Whatever warm fuzzies one gets from separating paper, cans and other items from the rest of the trash — knowing that they can be recycled and not tossed into a landfill — gets a cold dose of reality when it costs too much.
The City of Douglas suspended its recycling program a half-year ago because of economic factors, although that decision was announced Friday, the city’s administrator Jonathan Teichert said Monday.
“Everybody, I think, would like to recycle,” Teichert said.
“But when you’re looking at raising rates … there’s a certain break-even point, I think, where people aren’t willing to pay to feel good about it.”
Douglas isn’t alone, Teichert said.
“It’s a nationwide problem,” he said. “There’s been over 3,000 municipalities that have had to suspend — and many of them are larger cities.”
Many other communities in Wyoming have suspended their recycling programs, too, Teichert said.
For 20 years in Douglas, revenue generated from recyclable materials has offset the cost of the program, he said.
But commodity prices for oft-recycled materials have dropped and the costs to process them have risen, he said.
To continue the program would mean raising trash disposal rates, he added.
Douglas sends its trash to Casper’s Regional Solid Waste Facility, but it kept its recycling program separate with a contract with Wyco Recycling, LLC, in Cheyenne, Teicher said.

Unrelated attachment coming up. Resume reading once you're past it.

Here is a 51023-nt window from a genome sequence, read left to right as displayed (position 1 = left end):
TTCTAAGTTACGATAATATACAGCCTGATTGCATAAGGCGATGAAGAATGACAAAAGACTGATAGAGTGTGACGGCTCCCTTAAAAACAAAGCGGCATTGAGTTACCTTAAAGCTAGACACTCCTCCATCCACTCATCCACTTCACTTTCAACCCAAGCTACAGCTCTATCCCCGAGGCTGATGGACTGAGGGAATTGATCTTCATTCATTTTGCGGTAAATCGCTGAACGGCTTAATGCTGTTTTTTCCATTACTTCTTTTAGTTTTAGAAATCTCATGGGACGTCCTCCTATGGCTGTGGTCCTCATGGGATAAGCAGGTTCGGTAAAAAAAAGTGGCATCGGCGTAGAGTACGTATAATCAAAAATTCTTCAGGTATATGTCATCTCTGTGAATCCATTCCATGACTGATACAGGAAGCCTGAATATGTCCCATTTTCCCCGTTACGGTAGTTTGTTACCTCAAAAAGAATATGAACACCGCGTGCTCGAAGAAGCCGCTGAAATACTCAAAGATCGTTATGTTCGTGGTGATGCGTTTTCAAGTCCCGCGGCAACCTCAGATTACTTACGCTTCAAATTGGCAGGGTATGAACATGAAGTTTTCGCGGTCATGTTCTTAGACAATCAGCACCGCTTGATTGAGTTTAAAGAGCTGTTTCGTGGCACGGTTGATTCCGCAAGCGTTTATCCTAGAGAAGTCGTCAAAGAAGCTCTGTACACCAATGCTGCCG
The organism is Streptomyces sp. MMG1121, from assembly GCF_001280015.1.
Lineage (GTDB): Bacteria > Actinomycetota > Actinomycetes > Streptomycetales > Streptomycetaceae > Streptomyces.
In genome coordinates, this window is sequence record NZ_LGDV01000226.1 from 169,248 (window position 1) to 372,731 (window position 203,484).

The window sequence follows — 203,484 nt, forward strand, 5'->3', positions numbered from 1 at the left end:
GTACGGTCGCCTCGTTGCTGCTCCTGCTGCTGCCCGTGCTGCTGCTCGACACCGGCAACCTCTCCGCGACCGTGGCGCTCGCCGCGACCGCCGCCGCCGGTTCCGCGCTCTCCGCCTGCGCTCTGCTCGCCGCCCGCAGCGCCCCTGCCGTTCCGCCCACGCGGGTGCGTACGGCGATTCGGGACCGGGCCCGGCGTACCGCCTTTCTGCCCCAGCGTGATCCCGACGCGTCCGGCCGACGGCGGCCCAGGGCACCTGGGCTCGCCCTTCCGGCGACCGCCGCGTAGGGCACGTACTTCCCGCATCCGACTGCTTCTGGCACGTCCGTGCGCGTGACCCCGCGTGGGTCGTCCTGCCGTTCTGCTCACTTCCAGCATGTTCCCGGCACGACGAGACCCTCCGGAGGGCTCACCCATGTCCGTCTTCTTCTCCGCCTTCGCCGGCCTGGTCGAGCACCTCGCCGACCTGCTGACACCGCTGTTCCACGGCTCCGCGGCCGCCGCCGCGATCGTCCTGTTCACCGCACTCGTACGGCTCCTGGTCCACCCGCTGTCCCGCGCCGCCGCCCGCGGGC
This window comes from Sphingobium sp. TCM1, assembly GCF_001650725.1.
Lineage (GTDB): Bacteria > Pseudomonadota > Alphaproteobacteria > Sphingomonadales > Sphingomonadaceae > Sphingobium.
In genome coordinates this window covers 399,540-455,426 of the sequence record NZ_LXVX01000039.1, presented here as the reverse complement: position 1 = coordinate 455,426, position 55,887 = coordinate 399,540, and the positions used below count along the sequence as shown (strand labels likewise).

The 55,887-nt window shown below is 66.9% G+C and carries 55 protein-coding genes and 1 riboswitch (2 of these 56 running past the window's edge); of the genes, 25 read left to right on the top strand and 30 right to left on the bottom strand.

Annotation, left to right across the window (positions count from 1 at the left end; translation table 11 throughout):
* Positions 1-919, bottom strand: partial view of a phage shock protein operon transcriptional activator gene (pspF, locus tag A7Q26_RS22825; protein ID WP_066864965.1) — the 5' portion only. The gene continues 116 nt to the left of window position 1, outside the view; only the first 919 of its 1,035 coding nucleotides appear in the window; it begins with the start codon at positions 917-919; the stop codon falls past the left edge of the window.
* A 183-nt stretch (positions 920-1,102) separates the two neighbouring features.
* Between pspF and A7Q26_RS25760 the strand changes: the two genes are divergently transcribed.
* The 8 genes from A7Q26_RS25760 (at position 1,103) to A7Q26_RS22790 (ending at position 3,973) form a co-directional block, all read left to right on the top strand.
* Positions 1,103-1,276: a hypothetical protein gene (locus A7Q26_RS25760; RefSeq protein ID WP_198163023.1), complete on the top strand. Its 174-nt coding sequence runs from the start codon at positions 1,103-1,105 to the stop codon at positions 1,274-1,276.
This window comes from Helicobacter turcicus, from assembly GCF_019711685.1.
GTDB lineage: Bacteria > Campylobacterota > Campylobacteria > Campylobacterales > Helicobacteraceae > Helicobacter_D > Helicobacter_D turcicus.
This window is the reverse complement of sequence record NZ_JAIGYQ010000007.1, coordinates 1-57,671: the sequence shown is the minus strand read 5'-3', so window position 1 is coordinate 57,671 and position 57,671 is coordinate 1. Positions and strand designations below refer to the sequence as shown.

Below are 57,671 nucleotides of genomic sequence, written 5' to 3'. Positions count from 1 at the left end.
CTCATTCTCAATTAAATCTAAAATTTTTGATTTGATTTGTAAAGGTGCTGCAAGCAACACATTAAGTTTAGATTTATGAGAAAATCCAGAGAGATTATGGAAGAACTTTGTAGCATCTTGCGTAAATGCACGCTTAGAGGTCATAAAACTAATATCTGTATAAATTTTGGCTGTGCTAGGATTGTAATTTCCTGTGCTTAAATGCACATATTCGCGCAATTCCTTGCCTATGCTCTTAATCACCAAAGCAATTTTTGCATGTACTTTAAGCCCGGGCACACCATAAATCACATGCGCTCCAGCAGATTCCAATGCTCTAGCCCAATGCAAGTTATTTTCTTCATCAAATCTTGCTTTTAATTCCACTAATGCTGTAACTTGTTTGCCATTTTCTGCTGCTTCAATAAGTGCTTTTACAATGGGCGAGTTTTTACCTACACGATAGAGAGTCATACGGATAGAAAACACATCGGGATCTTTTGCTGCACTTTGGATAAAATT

However, Wyco moved its operations to Colorado in April, which was the last time Douglas received a payment for its recyclables, he said. Cheyenne also had a contract with Wyco, but that mutually ended in July.
Since then, Douglas puts its recyclables with the regular trash that it sends to Casper, Teichert said.
Douglas is waiting to hear from the Regional Solid Waste Facility if it will open a recycling facility, he said.
An official with Casper’s solid waste division did not return calls seeking comment.
Meanwhile, Teichert said the delayed announcement Friday about the suspended service in April was in part a result of waiting to hear what Casper’s facility would do. It also was designed so people would not just quit the habit of sorting their trash even as the city looks for another way to dispose of recyclable materials.
“The City of Douglas understands and believes that recycling is a vital part of our future,” Teichert said. “So we’re committed to finding a recycling partner that is sustainable and reliable for our citizens.”